The Idiosyncrasies of Making a Fire

I’ve been thinking about what John Steinbeck said in “Travels with Charley”, about how every trip has its own unique, idiosyncratic personality. What, then, is the personality of my trip? Travel personification must in some way reflect the personality and emotional state of the traveler, but what of that ephemeral other quality that each trip individual trip possesses?

At first I thought I might compare my time thus far in Australia to a turtle. Metaphorically, turtles make excellent comparisons to backpackers. I’ve always liked the image. And also like a turtle, this trip has been paced, slow. I fell into my first black hole – a common pitfall of extended travel, as many backpackers can attest – early on, and it was a doozey. Granted I am in no rush to the finish line because I am endeavoring to live abroad for a long time, but my turtle has been overly leisurely, sipping a few cocktails and lounging on the beach. The 88 days of farm work required for the second working holiday visa application lit a fire under my indolent turtle’s backside, and here I am, herding sheep with a truck that uses prayer instead of functional brakes, and picking up rocks the size of toddlers from paddocks of organically grown oats. And grateful for the opportunity to do so, much to my surprise. I had never put farming in the list of things I might try, but I am glad for this paperwork necessity. It’s good, I think, to see where your food comes from, and to get your hands dirty.

After nearly a month of getting dirty, I think that my turtle metaphor has lost its relevance. Along with toned muscles, I have gained a new level of focus and determination. When I arrived, I was immediately keen on being the one to light the fire first thing in the morning. My very limited fire lighting experience was always aided by accelerants. I had never before lit a fire with just twigs and paper, but I was determined to figure it out. It took me forever to get the fire lit the first few times. I’d set up two or three balls of paper, and nestle in a pine cone or two, and cautiously hold the lighter to the paper. I’d sit crouched on the floor for ages, fiddling and fussing with the cones and bits of paper, getting frustrated but refusing to let anyone else do it. I’d go through four, five, six crumpled bits of paper and after much coaxing, the cone would finally light and I’d watch the flames gather and flicker and dip, with a deep sense of satisfaction. The Irish backpacker, Sally, who only had seven days left of her eighty eight was watching me one day and she asked me gently, “you haven’t lit many fires, have you?” I shook my head no, “Is it that obvious?” She gave me some pointers and sat back again, watching. From that point on, my fires caught on much faster.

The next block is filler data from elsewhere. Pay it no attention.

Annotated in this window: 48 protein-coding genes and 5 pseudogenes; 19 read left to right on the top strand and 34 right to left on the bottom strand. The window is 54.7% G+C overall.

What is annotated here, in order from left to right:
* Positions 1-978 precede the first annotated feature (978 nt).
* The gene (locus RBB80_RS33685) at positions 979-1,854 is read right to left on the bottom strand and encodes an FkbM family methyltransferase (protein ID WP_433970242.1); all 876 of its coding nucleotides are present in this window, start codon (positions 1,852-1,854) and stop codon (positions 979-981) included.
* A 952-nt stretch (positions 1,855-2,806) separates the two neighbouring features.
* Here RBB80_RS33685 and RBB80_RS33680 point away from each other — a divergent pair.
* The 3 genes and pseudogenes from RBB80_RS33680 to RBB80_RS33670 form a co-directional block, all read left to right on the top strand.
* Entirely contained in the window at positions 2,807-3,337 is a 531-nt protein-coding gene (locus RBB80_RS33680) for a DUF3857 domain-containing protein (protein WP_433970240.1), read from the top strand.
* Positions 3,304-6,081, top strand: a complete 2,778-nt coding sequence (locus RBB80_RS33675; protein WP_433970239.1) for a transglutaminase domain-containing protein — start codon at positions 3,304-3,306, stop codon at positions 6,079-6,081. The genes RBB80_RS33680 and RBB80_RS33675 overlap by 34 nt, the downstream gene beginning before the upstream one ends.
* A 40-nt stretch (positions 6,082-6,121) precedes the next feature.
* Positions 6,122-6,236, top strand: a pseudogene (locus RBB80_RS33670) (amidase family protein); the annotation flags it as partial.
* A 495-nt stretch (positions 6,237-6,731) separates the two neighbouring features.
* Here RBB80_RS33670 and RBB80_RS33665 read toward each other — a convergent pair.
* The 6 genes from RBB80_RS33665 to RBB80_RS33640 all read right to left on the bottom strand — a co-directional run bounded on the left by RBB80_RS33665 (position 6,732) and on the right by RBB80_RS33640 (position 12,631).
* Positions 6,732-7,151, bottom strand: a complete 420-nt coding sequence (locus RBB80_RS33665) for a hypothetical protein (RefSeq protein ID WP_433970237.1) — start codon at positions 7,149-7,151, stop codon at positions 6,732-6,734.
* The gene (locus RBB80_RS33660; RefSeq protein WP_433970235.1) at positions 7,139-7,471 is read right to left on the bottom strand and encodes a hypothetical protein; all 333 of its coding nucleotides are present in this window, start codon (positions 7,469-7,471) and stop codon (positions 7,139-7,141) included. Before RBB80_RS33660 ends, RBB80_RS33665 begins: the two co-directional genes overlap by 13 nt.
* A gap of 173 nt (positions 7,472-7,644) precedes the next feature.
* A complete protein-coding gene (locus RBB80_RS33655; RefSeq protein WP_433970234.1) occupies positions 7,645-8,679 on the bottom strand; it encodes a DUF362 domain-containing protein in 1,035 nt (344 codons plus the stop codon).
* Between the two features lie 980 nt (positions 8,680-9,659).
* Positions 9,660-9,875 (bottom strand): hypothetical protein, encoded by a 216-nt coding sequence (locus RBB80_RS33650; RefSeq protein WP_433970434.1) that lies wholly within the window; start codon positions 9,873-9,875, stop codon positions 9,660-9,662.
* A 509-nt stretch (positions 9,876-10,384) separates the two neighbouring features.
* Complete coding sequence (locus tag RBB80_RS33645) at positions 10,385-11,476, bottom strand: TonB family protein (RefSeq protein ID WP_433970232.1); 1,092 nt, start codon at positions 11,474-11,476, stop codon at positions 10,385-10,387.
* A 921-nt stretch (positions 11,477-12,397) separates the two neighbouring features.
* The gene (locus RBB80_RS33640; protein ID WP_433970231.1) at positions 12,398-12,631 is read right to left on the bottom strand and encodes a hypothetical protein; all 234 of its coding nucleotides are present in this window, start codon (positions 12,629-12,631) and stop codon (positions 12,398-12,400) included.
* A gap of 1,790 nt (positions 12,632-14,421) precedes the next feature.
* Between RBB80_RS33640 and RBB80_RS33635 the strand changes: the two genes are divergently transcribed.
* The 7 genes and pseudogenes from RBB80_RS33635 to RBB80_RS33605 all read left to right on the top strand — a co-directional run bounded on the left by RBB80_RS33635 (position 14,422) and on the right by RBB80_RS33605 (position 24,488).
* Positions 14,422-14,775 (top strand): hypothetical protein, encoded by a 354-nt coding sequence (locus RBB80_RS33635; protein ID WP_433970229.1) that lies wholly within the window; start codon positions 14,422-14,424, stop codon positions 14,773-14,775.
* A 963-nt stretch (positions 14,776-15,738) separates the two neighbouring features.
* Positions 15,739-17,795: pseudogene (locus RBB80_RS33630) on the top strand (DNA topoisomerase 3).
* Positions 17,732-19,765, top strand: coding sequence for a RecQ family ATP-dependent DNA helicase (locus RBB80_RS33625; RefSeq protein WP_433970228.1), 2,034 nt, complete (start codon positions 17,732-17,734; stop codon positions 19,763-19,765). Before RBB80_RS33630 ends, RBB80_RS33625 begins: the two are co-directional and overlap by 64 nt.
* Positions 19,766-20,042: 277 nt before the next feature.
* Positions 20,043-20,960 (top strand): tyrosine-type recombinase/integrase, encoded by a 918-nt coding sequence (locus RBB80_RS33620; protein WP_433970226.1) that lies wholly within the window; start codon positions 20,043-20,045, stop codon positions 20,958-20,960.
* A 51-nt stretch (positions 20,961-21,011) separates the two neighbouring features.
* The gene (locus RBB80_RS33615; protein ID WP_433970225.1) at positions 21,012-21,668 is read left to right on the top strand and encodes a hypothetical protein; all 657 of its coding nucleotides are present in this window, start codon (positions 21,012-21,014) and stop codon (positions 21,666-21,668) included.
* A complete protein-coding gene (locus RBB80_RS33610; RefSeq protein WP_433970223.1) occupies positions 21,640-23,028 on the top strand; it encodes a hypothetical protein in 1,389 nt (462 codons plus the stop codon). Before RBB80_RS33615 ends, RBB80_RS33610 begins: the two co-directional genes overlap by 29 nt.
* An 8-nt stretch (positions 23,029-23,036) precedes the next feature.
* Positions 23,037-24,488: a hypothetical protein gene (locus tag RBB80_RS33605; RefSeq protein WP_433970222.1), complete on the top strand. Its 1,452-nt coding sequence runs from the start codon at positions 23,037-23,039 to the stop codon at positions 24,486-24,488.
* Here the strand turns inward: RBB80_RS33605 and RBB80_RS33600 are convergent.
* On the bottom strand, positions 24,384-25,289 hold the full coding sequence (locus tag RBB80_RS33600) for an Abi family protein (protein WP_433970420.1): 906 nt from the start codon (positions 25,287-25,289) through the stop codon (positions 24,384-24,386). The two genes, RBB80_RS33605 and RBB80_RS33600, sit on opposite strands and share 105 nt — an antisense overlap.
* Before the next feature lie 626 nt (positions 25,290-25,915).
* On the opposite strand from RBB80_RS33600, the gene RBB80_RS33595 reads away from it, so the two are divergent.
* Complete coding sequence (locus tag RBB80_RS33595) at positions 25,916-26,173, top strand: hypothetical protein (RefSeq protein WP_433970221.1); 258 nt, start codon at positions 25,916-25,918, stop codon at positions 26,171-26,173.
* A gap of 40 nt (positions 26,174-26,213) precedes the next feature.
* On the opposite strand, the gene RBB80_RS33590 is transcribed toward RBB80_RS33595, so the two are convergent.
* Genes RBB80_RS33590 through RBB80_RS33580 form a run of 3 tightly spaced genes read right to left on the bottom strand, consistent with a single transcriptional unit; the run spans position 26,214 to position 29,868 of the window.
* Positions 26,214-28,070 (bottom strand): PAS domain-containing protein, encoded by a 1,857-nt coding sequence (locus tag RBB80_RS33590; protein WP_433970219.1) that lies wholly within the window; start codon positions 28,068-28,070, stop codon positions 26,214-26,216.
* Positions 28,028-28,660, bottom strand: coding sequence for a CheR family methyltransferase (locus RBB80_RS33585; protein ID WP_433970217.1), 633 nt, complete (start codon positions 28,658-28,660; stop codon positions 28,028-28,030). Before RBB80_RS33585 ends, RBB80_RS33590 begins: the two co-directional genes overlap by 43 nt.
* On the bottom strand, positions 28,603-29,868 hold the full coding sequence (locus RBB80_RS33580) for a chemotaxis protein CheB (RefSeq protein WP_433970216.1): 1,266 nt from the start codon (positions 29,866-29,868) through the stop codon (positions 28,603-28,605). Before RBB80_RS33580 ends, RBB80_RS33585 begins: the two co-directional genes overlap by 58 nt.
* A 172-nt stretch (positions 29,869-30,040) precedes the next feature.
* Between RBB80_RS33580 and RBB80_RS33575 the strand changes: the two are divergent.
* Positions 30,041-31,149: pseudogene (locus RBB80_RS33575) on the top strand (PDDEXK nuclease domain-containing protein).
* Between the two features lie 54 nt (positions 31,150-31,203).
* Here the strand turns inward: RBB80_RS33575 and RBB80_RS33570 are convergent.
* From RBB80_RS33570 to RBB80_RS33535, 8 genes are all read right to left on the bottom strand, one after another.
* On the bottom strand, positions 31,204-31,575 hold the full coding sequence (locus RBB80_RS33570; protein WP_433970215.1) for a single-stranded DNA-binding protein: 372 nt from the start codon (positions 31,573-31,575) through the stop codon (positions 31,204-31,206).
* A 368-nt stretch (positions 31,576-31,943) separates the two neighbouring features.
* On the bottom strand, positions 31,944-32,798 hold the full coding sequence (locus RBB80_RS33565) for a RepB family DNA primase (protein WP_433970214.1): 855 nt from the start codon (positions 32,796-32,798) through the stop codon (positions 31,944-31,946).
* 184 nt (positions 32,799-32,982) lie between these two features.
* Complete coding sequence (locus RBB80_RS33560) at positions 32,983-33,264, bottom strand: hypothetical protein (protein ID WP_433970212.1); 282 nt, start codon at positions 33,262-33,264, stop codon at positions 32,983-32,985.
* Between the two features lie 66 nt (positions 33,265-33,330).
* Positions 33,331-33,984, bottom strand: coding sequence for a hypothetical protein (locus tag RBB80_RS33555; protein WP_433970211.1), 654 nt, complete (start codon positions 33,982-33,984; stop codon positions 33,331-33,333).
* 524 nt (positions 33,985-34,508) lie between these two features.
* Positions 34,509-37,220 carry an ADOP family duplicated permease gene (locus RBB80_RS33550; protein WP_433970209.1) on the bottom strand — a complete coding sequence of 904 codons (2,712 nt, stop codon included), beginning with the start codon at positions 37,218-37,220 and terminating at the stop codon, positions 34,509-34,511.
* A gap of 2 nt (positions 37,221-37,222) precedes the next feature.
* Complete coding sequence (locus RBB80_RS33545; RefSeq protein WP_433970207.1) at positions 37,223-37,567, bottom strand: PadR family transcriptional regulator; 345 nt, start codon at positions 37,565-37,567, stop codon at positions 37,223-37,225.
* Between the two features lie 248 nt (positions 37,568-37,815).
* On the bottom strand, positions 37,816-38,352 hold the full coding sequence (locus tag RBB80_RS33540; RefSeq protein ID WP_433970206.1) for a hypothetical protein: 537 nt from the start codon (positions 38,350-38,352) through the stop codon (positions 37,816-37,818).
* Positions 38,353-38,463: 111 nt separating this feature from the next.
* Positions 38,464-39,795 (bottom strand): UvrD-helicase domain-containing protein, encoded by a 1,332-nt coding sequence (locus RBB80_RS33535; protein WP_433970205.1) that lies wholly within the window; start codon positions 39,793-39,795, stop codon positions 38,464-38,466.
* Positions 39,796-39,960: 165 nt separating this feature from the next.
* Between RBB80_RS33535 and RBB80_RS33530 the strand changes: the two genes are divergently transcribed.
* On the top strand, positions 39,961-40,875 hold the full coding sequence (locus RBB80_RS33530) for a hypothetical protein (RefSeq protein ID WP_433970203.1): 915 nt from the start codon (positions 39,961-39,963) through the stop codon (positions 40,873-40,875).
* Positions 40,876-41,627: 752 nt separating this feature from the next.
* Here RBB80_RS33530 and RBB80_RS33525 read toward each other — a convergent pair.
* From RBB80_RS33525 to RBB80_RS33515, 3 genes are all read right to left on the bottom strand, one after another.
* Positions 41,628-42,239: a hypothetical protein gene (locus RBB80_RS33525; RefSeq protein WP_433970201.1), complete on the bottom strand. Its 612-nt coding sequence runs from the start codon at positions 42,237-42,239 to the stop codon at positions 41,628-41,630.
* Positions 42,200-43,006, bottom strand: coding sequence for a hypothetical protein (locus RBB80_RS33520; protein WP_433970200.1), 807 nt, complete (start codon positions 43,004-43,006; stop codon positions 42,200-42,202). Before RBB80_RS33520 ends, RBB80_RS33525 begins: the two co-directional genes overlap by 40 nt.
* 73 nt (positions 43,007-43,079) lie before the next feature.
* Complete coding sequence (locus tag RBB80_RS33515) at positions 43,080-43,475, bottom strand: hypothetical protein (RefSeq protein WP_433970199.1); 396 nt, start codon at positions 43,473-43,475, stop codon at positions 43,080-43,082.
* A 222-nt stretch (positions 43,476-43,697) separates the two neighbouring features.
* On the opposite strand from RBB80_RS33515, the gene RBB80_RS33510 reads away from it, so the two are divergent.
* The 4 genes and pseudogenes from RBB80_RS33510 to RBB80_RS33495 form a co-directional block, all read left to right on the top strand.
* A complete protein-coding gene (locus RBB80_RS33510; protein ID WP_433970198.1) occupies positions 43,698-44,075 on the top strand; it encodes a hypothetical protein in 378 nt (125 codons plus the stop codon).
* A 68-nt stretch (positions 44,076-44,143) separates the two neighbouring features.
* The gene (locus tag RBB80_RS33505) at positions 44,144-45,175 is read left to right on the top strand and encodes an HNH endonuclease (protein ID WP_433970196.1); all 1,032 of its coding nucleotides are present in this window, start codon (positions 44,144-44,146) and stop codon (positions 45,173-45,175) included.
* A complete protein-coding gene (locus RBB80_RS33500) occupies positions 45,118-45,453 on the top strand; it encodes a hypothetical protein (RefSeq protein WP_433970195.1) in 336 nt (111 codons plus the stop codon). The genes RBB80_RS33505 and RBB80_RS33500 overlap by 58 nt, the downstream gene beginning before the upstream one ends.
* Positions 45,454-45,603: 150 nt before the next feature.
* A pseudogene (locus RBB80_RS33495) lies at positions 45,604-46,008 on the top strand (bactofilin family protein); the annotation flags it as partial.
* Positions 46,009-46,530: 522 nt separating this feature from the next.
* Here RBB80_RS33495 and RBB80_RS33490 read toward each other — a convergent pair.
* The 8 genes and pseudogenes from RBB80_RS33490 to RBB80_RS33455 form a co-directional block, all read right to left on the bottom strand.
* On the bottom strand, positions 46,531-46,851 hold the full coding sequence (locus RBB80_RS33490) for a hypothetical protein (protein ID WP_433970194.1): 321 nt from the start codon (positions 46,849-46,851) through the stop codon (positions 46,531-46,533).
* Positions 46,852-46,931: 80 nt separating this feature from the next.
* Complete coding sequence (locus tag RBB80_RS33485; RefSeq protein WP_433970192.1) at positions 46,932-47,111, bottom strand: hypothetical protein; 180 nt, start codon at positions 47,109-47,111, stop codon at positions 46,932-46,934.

Even with my new strategy and my increasing prowess, the lighting of a fire is very idiosyncratic. Some days, the pine cones and twigs are dry and compliant, almost combusting by themselves, and other days they are stubborn, making you work for it. Sometimes the fire will roar to life only to peter out and die when your back is turned. I am still very keen on the lighting of the Tallawarra fires. In the morning I light the stove fire that heats our water and the house, and in the evening I light the one in the living room fireplace. I get a thrill from watching the paper flare up, and lick the pine cones until they burst into orange and yellow, and the twigs following suit, crackling. The house fills with the scent of wood burning, smoke curls around the windows, and I’m warmer inside and out.

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